“A little bit of a hybrid curve. He threw some sliders today, another good day for his changeup - it was a little bit of a different mix,” Padres manager Bob Melvin said. “The fastball command really sets everything else up.”
Juan Soto hit a sacrifice fly in the fifth and Manny Machado drove in a run with an infield single after the Padres opened the inning with three consecutive bunts.
Snell (3-6) also fanned 12 in his previous start, a no-decision against Colorado. He mixed his pitches masterfully versus the major league-leading Rays, getting four strikeouts on fastballs, four on sliders, three on curveballs and one on a changeup.
“That was a really strong outing. He had everything going,” Rays manager Kevin Cash said. “From the first inning, just his stuff and the strike-throwing, you kind of had that feeling like, uh-oh. He backed it up for his six innings of work.”
Snell came up in the Rays organization and pitched for them for five years, winning the AL Cy Young Award in 2018 before being traded to the Padres prior to the 2021 season.
“A lot of emotions, for sure,” Snell said. “A lot of those guys were with me the day I walked in the door as a professional. ... Pitching in front of them was everything for me.”
The left-hander gave up just two hits, walked three and worked out of jams with multiple runners on base in the fourth and fifth. He struck out six of his first eight batters.
“There are times when the pitcher is pitching very well and you can’t get a hit off him,” Rays leadoff batter Yandy Díaz said through an interpreter. “(His fastball) was very hard to hit today.”
Steven Wilson and Nick Martinez each pitched a perfect inning before Josh Hader worked the ninth for his 17th save. Hader gave up an infield single to Taylor Walls with two outs, then whiffed Manuel Margot to finish the three-hitter.
Tampa Bay struck out 17 times.
San Diego played small ball against starter Zach Eflin (8-3) in the fifth. Ha-Seong Kim and Trent Grisham opened the inning with successive bunt singles. Fernando Tatis Jr. laid down a sacrifice bunt to advance both runners. Soto followed with a sacrifice fly to center field, and Machado hit an infield single that made it 2-0.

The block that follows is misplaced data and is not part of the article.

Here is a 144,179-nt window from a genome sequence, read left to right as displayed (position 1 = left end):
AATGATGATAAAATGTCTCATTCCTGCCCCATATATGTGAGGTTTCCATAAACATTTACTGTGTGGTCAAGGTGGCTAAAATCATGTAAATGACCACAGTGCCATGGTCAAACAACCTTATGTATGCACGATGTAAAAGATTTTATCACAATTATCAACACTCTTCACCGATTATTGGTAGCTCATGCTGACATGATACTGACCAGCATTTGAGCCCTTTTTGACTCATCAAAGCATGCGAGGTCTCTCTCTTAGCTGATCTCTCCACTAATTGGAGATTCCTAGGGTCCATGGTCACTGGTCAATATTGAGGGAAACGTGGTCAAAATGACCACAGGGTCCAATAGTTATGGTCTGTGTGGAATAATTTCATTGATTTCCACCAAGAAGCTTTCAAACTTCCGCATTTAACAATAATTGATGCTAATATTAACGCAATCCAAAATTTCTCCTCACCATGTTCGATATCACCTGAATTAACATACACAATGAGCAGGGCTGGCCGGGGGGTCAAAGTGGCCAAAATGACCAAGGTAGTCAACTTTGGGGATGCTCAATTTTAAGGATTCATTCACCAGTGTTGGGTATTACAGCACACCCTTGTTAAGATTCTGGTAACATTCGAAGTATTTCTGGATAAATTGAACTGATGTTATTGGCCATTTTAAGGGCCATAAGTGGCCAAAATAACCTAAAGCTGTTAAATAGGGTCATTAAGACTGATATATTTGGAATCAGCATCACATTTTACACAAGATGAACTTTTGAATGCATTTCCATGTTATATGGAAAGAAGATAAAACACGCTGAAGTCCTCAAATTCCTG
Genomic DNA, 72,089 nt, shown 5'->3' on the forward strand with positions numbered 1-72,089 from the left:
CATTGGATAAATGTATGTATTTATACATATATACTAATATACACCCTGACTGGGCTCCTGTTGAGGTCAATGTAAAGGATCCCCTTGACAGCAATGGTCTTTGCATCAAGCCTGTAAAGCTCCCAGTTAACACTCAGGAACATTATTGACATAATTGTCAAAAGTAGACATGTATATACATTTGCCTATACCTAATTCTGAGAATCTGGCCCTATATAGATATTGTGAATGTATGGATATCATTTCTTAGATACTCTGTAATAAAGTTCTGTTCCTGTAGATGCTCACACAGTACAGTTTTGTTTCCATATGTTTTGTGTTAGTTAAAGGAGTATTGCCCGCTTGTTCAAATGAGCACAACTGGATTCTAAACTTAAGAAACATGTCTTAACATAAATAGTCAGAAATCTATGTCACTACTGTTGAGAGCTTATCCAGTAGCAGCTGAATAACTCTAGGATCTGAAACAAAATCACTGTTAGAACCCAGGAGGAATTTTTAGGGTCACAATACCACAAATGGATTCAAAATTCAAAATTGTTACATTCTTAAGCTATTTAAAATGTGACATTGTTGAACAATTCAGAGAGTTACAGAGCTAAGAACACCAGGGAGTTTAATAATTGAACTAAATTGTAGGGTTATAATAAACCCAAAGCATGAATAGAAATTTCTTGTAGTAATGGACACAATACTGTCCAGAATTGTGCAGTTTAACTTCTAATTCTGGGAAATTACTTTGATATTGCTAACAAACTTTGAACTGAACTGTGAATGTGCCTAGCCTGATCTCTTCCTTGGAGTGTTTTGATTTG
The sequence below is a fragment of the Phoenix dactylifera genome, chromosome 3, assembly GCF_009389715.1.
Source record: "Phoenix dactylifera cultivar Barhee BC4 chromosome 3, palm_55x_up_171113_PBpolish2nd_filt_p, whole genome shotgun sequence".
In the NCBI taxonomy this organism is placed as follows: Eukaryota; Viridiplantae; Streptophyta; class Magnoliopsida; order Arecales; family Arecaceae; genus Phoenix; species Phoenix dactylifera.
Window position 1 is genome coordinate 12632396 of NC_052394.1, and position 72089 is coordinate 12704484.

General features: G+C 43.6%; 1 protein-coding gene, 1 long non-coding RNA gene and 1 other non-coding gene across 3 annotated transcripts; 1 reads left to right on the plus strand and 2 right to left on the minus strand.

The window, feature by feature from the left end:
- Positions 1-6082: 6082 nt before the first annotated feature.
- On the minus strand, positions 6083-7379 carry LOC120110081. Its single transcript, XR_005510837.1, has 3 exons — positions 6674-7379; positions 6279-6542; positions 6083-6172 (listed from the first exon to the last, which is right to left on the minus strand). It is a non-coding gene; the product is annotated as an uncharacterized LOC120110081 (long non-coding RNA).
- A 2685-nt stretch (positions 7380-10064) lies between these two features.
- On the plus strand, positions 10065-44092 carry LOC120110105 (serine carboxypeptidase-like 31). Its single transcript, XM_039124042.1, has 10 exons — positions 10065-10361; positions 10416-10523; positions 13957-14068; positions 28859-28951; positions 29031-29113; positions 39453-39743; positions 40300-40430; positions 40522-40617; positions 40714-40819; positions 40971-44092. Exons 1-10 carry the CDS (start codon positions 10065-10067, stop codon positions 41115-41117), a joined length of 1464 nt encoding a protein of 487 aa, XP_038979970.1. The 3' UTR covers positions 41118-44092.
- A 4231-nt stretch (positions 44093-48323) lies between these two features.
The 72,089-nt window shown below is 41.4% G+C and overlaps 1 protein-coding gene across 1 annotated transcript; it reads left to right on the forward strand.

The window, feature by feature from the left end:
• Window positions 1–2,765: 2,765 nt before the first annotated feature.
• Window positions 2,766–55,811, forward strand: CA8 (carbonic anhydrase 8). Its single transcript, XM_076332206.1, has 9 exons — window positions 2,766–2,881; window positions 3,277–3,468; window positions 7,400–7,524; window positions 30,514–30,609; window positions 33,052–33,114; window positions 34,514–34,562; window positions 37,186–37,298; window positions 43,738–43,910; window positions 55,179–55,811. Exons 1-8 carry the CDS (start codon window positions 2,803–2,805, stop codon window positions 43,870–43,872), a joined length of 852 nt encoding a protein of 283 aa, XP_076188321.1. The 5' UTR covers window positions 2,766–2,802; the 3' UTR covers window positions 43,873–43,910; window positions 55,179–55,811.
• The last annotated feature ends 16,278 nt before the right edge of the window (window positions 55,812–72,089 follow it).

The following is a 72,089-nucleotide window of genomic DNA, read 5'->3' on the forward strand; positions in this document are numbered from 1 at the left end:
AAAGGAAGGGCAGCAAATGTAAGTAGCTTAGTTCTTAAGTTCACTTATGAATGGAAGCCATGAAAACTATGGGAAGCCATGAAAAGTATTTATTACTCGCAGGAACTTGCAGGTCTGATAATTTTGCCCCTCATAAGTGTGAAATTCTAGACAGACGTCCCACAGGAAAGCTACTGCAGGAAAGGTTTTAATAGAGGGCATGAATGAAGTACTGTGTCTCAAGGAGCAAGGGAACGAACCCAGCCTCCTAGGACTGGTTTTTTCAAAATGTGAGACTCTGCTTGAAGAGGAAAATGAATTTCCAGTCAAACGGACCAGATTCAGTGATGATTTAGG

“I committed to get on base that inning as a leadoff hitter. I noticed the third baseman was playing a little deep so I thought it was the perfect chance to put the bunt down,” Kim said through an interpreter. “Blake was pitching really good so if we scored a run first we had a good chance to win the ballgame.”
It was the second consecutive loss for Eflin, who gave up three hits and struck out five in six innings. Last time out in Oakland, he permitted four runs in 4 2/3 innings.
“Eflin was awesome. I felt bad for that one inning,” Cash said. “Let me know the last time the Padres attempted four bunts in one inning, but it worked.”
With the loss, Tampa Bay dropped to 15-8 in interleague play. It was the fourth time this year the Rays were shut out, and first since May 29 at the Chicago White Sox.
The crowd of 43,180 was a Petco Park record for the Padres. It was their 27th sellout of the season, breaking their previous mark of 26 set last year. Entering the day, the Padres were averaging 40,467 fans per home game - second in the majors behind the Los Angles Dodgers (47,800).
Padres RHP Joe Musgrove (4-2, 4.37 ERA) starts Sunday in the finale of the three-game series. RHP Yonny Chirinos (3-1, 3.25) goes for Tampa Bay.
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